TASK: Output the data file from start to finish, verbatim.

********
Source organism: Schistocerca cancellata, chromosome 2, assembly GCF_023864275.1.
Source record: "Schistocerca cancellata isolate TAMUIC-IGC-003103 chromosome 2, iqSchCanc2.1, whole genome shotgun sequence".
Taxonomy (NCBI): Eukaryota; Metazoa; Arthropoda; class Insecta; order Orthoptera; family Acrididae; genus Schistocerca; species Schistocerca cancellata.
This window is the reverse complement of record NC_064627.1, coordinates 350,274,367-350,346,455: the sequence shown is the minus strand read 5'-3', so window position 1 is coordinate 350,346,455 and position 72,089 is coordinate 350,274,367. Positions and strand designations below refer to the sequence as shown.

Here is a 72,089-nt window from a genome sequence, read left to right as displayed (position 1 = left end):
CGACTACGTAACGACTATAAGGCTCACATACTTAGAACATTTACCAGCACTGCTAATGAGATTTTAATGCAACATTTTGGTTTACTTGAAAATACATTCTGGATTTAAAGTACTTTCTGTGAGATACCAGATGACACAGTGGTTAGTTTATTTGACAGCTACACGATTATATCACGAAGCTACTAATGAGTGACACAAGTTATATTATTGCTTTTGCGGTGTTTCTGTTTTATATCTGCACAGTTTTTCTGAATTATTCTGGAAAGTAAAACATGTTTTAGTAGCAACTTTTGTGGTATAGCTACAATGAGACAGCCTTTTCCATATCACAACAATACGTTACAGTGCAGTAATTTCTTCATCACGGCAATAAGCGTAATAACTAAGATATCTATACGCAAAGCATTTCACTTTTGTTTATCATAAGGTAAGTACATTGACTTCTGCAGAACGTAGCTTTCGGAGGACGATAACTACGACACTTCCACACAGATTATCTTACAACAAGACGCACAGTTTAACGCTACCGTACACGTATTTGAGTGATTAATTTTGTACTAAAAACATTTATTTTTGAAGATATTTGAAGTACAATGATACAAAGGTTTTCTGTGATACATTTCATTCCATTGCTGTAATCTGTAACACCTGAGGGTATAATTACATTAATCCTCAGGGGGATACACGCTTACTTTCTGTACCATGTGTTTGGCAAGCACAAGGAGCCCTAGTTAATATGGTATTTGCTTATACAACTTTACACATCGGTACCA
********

Source organism: Schistocerca cancellata, chromosome 2, assembly GCF_023864275.1.
Source record: "Schistocerca cancellata isolate TAMUIC-IGC-003103 chromosome 2, iqSchCanc2.1, whole genome shotgun sequence".
Taxonomy (NCBI): Eukaryota; Metazoa; Arthropoda; class Insecta; order Orthoptera; family Acrididae; genus Schistocerca; species Schistocerca cancellata.
This window is the reverse complement of record NC_064627.1, coordinates 350,274,367-350,346,455: the sequence shown is the minus strand read 5'-3', so window position 1 is coordinate 350,346,455 and position 72,089 is coordinate 350,274,367. Positions and strand designations below refer to the sequence as shown.

Here is a 72,089-nt window from a genome sequence, read left to right as displayed (position 1 = left end):
CGACTACGTAACGACTATAAGGCTCACATACTTAGAACATTTACCAGCACTGCTAATGAGATTTTAATGCAACATTTTGGTTTACTTGAAAATACATTCTGGATTTAAAGTACTTTCTGTGAGATACCAGATGACACAGTGGTTAGTTTATTTGACAGCTACACGATTATATCACGAAGCTACTAATGAGTGACACAAGTTATATTATTGCTTTTGCGGTGTTTCTGTTTTATATCTGCACAGTTTTTCTGAATTATTCTGGAAAGTAAAACATGTTTTAGTAGCAACTTTTGTGGTATAGCTACAATGAGACAGCCTTTTCCATATCACAACAATACGTTACAGTGCAGTAATTTCTTCATCACGGCAATAAGCGTAATAACTAAGATATCTATACGCAAAGCATTTCACTTTTGTTTATCATAAGGTAAGTACATTGACTTCTGCAGAACGTAGCTTTCGGAGGACGATAACTACGACACTTCCACACAGATTATCTTACAACAAGACGCACAGTTTAACGCTACCGTACACGTATTTGAGTGATTAATTTTGTACTAAAAACATTTATTTTTGAAGATATTTGAAGTACAATGATACAAAGGTTTTCTGTGATACATTTCATTCCATTGCTGTAATCTGTAACACCTGAGGGTATAATTACATTAATCCTCAGGGGGATACACGCTTACTTTCTGTACCATGTGTTTGGCAAGCACAAGGAGCCCTAGTTAATATGGTATTTGCTTATACAACTTTACACATCGGTACCA